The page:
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Thoughts on how and why participation? - Warming up to the network seminar

The steering group of the network TakePart is currently preparing for our next seminar on the methods of participation. The seminar will take place at The Royal Danish Theatre and The National Gallery of Denmark on the 27th and 28th of April respectfully. On the first day, the participants will meet KGL+ - a part of The Royal Danish Theatre, who works with co-creation, participation, and out-reach processes. They will present different cases and try methods of facilitating participation processes on the group.

As a little warm up for the seminar, I watched these two short videos. The first gives us three basic advice on how to do co-creation. It doesn’t present a methodological view on facilitation but a perspective we should be aware of when planning co-creation and participation processes.  

Watch the TED Talk “The Art of Science of Co-creation” by Osama Malik:

Basically, Osama Malik gives us three things that we shouldn’t do when working with co-creation:

1) Practice, but don´t prepare. If we are too prepared, we are not open to inspiration from others.

2) Say ”yes AND” instead of ”No”.

3) Don’t be scared to let go of an idea that is not working (kill your darlings).

One basic point seems to be pervasive here: When we engage in processes of creating something new with someone else we step into unknown territory, which in essence leaves us in a vulnerable position. Participants need to come unprepared and say “yes” to whatever comes up in order to contribute to the creative process. It is important, now, that we as facilitators of these processes are aware of this vulnerability, and that we try to create atmospheres where uncertainties are a natural part of the process. It might be interesting during our seminar to hear KGL+ how they ensure this supportive atmosphere.


Artistic output vs. an artist’s mindset

Now, after this very brief take on what not to do in co-creation processes, it seems relevant to consider why participation and co-creation is important. This next video focusses on the purpose and value of art education in the 21st Century, but it also introduces perspectives that are relevant to co-creation and participation processes in general.

Watch the TED Talk: “Teaching art or teaching to think like an artist?” by Cindy Foley:

Participation in artistic co-creation processes often has a variety of purposes and many different qualities. One of these is introduced in Cindy Foley’s talk. She states that co-creation often ends up producing artistic ‘factory builders’, who mindlessly carry out instructions from a facilitator or a teacher and reproduce existing art to the best of their ability. This is relevant when learning the craftsmanship of a specific art form. However, in education and several other situations including artistic co-creation, our focus needs to be on creating “master Lego builders” instead. What Foley means by this, is that we should focus more on the mindset of the artist, than on the outcome of the process. We should focus on different creative ways of manifesting ideas (for instance by building them in Lego) rather than teaching students to replicate others’ great art or great ideas.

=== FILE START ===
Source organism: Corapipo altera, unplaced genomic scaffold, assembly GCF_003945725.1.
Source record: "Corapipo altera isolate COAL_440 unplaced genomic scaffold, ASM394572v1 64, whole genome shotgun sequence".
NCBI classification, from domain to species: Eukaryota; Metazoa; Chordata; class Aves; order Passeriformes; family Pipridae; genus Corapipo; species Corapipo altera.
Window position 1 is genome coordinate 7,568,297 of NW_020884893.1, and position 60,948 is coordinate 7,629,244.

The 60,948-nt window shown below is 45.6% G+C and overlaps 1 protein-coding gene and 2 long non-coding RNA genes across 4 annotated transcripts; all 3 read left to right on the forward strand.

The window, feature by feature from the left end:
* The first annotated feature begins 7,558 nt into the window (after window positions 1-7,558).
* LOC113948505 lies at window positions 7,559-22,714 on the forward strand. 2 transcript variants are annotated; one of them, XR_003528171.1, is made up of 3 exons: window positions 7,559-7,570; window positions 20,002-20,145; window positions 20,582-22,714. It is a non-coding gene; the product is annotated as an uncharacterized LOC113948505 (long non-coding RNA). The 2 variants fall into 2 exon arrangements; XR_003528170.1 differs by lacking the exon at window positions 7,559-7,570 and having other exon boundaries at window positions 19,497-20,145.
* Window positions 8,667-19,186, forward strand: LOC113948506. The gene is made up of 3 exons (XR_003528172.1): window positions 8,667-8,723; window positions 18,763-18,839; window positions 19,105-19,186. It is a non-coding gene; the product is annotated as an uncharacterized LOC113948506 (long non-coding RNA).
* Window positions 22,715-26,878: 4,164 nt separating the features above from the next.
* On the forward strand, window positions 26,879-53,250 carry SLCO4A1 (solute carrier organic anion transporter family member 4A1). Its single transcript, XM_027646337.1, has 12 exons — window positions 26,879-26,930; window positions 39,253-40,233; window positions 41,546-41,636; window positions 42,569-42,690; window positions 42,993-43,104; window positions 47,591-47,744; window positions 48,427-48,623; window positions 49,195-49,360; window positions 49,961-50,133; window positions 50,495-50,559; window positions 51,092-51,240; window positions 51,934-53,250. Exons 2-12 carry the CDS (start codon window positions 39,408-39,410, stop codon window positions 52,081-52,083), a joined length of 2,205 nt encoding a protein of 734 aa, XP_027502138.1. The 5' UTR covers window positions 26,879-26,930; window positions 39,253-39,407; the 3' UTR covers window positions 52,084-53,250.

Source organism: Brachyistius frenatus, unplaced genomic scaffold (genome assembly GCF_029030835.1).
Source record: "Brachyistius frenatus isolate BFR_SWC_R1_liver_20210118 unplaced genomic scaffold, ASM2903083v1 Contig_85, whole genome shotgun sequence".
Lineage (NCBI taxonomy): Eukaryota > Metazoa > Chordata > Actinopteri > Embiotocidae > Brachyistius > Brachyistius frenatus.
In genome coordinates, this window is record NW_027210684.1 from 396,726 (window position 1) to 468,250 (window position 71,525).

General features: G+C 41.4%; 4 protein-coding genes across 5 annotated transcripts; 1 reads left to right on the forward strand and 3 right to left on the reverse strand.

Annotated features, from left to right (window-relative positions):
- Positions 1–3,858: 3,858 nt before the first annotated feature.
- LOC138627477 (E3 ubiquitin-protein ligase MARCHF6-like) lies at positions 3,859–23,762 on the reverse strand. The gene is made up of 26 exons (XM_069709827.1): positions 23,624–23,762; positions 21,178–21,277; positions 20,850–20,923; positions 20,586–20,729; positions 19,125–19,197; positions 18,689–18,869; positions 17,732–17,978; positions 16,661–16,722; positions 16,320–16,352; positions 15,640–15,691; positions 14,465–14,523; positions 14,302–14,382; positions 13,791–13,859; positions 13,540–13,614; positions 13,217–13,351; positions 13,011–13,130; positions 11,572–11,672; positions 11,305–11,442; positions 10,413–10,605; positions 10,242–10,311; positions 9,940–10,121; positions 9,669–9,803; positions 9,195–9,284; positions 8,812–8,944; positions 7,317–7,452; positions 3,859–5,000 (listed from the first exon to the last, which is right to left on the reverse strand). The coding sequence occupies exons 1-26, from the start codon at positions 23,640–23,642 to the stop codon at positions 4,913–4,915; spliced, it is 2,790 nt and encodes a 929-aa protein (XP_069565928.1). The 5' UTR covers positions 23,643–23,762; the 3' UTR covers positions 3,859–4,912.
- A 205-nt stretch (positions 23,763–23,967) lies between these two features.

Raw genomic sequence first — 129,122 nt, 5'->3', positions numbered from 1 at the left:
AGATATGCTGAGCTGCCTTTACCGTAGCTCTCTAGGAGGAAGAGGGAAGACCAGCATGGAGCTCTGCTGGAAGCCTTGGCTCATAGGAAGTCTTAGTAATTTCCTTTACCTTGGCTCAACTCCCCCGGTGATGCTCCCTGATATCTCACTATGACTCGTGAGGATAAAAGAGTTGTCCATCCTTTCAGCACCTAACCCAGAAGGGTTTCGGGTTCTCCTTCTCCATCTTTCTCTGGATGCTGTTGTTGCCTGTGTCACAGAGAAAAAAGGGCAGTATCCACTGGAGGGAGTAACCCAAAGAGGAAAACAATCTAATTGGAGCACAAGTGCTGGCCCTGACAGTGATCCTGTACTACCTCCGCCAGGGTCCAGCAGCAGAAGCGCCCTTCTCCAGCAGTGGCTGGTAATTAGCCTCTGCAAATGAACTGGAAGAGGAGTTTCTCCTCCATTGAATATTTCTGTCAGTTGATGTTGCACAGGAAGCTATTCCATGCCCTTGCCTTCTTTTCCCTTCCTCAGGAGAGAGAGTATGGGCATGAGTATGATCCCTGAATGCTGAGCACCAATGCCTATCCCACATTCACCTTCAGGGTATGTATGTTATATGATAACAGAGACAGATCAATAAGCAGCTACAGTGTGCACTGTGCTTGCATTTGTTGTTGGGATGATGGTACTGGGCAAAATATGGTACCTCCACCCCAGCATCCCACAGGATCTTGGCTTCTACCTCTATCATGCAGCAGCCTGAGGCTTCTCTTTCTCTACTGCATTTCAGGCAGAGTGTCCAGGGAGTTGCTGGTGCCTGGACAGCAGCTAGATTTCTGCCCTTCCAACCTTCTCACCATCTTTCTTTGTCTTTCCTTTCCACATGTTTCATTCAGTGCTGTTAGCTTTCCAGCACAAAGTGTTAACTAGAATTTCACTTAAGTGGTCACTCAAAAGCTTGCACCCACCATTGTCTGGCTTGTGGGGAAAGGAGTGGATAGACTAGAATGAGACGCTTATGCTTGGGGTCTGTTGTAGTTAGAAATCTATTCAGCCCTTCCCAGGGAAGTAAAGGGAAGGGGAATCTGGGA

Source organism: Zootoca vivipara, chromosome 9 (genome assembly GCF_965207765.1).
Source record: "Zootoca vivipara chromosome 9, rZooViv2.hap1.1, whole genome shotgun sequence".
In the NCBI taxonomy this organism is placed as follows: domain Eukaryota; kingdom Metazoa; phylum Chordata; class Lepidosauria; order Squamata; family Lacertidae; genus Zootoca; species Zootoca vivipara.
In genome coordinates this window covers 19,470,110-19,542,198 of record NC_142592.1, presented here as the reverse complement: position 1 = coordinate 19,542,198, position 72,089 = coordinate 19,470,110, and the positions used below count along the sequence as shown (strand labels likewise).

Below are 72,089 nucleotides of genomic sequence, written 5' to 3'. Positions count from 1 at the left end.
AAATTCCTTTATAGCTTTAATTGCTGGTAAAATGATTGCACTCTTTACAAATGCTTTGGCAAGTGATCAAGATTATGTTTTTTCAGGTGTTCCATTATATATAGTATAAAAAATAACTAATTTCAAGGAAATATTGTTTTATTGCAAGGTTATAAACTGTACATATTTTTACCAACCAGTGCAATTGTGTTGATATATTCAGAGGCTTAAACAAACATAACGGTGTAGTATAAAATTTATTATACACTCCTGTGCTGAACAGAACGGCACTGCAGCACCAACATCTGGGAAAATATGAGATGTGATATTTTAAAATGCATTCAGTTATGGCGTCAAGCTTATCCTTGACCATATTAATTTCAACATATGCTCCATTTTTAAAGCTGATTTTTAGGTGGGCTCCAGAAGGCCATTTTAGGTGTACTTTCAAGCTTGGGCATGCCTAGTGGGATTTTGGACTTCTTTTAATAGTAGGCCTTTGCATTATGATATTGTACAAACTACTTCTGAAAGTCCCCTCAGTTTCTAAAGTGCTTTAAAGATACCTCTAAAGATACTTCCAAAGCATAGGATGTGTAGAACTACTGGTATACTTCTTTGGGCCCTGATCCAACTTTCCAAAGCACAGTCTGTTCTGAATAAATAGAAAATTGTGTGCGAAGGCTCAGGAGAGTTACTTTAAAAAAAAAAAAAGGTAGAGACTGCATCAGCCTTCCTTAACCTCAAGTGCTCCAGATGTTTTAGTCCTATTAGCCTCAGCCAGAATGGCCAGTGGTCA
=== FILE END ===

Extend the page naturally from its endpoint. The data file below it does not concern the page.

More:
The inevitable discomfort of the unknown

Foley explains that artistic processes inevitably entails a discomfort, because you are creating something still unknown. Artists understand that this ambiguity is part of the process. “They take it, they identify it, and they tackle it head on”, she says. This way of dealing with ambiguity is an important quality of the artist’s mindset. Cindy thus goes on: “If artists are doing this, can you imagine if art education was a place where we knew students could go to prepare for lives of not knowing?” [8:20].

It thus seems that an important quality of co-creation and participation lies in this mindset and the cognitive processes that we go through when we engage with art and create something new. Perhaps the creative proces not only teaches us about art but also about being in the world with all its unknown features and the discomfort that comes with it.

This quality is interesting when discussing facilitation and evaluation of co-creation processes. When doing this we need to be conscious of the why. Why should the group engage with this art form? Do we want to educate? Do we believe that their love of art will grow through engaging with it? Or do we also aim to change their mindset to help them deal with unknown processes? – These are just thoughts to help us warm up to the seminar in April.